My following article appears in today’s ABC Unleashed:
Before the Beijing Games launched spectacularly last weekend, the vast bulk of Australian media expressed general disdain for China, finding little positive to report. It was just the kind of coverage that played directly into the Communist regime’s hands; such is the widespread belief there that the Western media is unashamedly biased against the rising super-power.
“It is a potent hybrid of the most powerful political tools of authoritarianism communism – central planning, merciless repression, constant surveillance – harnessed to advance the goals of global capitalism.”
While many Western human rights activists are shouting about China’s atrocious abuses the voice of the Chinese themselves is virtually hidden.
After the opening ceremony, some Chinese bloggers questioned whether Mao should have been more central to the event while a Canadian/Chinese fencer was praised in the local media after she displayed a ‘patriotic’ banner. It was also announced this week that every Chinese gold winner would be awarded with a new stamp.
Conveniently forgotten in the rush to celebrate Australian medal-winners are the other voices in the global media mix (such as this fascinating article by the Chairman of the Democratic Progressive Party of Taiwan, worried that Beijing may be mimicking the 1936 Nazi Games.) We ignore non-Caucasian perspectives at our peril.
It should never be forgotten that many studies find Chinese people overwhelmingly satisfied with their lives, though the rise of the internet and satellite television has certainly increased the knowledge of social rights. McCommunism, as Noami Klein calls it, appears to be a popular ideology.
As I discuss in my forthcoming book, The Blogging Revolution, one of the key complaints of Chinese citizens, especially after this year’s torch relay debacle and pro-Tibetan protests, is the Western media’s insistence on trivialising Chinese nationalism. This recent essay, about China’s ‘neo-con nationalists’ in the New Yorker, was a notable exception. It is surely not too much to ask Western journalists, living and working in China, to try and understand the local people, rather than lecturing them on how their society should be ordered.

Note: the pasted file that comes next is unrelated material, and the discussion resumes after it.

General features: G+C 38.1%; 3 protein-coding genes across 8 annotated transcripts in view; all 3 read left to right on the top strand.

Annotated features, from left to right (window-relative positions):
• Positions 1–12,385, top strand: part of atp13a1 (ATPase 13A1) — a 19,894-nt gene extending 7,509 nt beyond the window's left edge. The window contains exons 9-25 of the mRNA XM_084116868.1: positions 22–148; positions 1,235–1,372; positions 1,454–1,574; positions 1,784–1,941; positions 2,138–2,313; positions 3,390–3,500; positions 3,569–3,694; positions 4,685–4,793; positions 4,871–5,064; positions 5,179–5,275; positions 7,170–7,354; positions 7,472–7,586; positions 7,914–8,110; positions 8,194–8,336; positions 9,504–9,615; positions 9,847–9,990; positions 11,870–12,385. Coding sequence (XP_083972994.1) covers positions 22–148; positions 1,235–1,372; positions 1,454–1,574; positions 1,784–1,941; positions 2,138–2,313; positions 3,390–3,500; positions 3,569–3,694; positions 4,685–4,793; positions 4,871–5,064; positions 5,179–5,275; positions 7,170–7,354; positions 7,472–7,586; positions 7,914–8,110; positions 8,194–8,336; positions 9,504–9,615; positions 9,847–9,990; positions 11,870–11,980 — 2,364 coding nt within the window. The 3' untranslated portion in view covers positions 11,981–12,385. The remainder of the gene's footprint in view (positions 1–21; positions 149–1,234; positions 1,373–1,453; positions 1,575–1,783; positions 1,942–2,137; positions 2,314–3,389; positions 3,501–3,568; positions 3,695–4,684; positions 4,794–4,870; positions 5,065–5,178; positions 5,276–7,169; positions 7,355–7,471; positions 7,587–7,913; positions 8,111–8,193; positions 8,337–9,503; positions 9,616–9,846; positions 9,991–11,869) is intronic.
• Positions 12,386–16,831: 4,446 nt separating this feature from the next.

During my visit to China in 2007 there was an unmistakable pride in the upcoming Olympics. Writing in The Guardian this week, Muhammad Cohen explained why the Chinese overwhelming love the Games in their country:
“’I (heart) China’ serves as the Beijing regime’s succinct public response to foreign criticism of China’s human rights record: If our people love our country, then you meddlers from outside ought to just shut up.
“In China’s Olympic moment, foreign critics are focusing on all the country has failed to achieve, from its abundant air pollution to scant human rights. China’s citizens, on the other hand, see all that the country has accomplished after emerging from foreign domination and internal turmoil. They are proud of those achievements and resentful of foreigners pointing out China’s shortcomings, especially when those failings don’t bother the alleged victims.”
Like past Olympics, the Chinese media is projecting an image of uncritical adulation of its achievements, but this is little different to Sydney in 2000. Propaganda isn’t only created in authoritarian states.
Long after the Olympic spirit has left Beijing, the internet will be a central factor in continuing to shape China. Western engagement with these voices is essential if we want to avoid another Cold War. Leading blogger Isaac Mao recently revealed why the art of blogging is gradually prying open the dragon’s tight grip:
“China has a long tradition of people trying to fit into the group, moderating their behaviour to avoid standing out conspicuously – a culture reinforced by the man-made collectivism of the past half-century.
“Blogs have leapfrogged this tradition, acting as a catalyst to encourage young people to become more individual. So this and other grassroots media are now emerging strongly to challenge China’s social legacy.”
Endless foreign criticism of China will achieve little. Some Western humility during the Games would be advisable, along with legitimate calls for the state to respect human rights.
Bloggers I met in China last year almost universally told me that internet censorship didn’t bother them (a fact borne out by a recent study). They were far too busy thinking about downloading pirated movies, buying properties and meeting boys and girls.
Perhaps an appreciation of authoritarianism is an acquired taste.